How to build a snowman
Building a snowman is a complicated business that is part art and part science.
You have to know how to dress, what supplies are necessary, what snow works best, how to build a base, how to then build other sections AND how to lift them so they don’t fall apart. Adding arms is another skill altogether.
And did you know you can use water to make a snowman last longer? I didn’t either.
You can learn all about this by viewing videos at www.ehow.com. Click here.
And for basic instructions, click here.
Here are the essential steps for a three-part snowman. Remember that it is harder than it looks.
--Dress in layers, lots of them. Scarves, hats, boots, gloves that won’t get wet. Staying warm is essential; it takes time to do this right.
--Find a location with plenty of snow or that allows you to easily roll a snowball from elsewhere. It takes more than you might think. The best snow is not the beautiful dry, powdery kind but snow that is heavier and a bit wet--the very kind that is going to cover the mid-Atlantic this weekend.
--Have all the things you want to dress the snowman; traditional calls for carrot noses and coal eyes, mouth and buttons but there’s no reason not to be creative.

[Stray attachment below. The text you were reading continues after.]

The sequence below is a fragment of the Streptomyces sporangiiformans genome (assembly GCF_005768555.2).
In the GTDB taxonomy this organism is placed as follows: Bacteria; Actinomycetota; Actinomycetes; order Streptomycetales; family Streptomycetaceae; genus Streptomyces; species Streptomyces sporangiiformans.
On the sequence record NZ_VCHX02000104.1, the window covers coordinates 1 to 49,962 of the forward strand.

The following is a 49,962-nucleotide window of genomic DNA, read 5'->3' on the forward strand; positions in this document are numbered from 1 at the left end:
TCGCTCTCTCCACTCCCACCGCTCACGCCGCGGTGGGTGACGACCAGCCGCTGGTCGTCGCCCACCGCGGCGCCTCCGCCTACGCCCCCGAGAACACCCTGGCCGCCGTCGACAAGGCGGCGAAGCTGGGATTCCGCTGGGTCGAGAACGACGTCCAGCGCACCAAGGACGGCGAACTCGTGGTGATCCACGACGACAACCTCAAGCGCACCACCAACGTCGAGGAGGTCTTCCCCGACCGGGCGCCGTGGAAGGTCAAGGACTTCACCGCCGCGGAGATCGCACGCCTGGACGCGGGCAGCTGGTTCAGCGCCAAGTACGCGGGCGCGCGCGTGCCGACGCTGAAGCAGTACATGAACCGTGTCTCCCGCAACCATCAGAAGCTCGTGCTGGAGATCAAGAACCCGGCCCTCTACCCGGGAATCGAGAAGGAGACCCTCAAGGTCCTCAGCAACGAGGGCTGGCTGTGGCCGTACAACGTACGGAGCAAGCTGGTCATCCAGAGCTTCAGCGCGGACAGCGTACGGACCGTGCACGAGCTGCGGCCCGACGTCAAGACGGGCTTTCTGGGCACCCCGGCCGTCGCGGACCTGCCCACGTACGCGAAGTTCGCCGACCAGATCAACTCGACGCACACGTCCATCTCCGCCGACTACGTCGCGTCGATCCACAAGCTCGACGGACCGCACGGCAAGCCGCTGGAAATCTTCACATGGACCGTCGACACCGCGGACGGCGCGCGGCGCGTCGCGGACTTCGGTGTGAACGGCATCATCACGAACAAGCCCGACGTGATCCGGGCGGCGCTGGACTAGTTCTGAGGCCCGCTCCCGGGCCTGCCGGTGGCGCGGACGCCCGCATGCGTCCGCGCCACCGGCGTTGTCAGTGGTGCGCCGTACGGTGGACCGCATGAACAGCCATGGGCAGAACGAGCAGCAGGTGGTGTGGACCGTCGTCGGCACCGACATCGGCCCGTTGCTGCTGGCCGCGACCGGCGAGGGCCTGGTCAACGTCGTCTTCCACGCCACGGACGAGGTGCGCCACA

--Build the base, the largest snowball, to sit on the bottom and hold up the body. Pack the snow tightly into a ball that is perhaps 2-3 feet wide. Flatten the top so the body can sit on it. Some people put a stick in the center of the base, with about half a foot sticking out, on which the body is then placed.
--The snowball that will be the body should be about 2/3 the size of the bottom. Roll it to the base and make sure you--or a big neighbor--can pick it up. Place it on the base. Pack some snow around the base to secure it.
--Roll the head into a ball about 2/3 the size of the middle. Carefully place and pack snow around the bottom to secure.
--Design the face, dress your creation.
--Now go inside. Warm up and have some hot chocolate.
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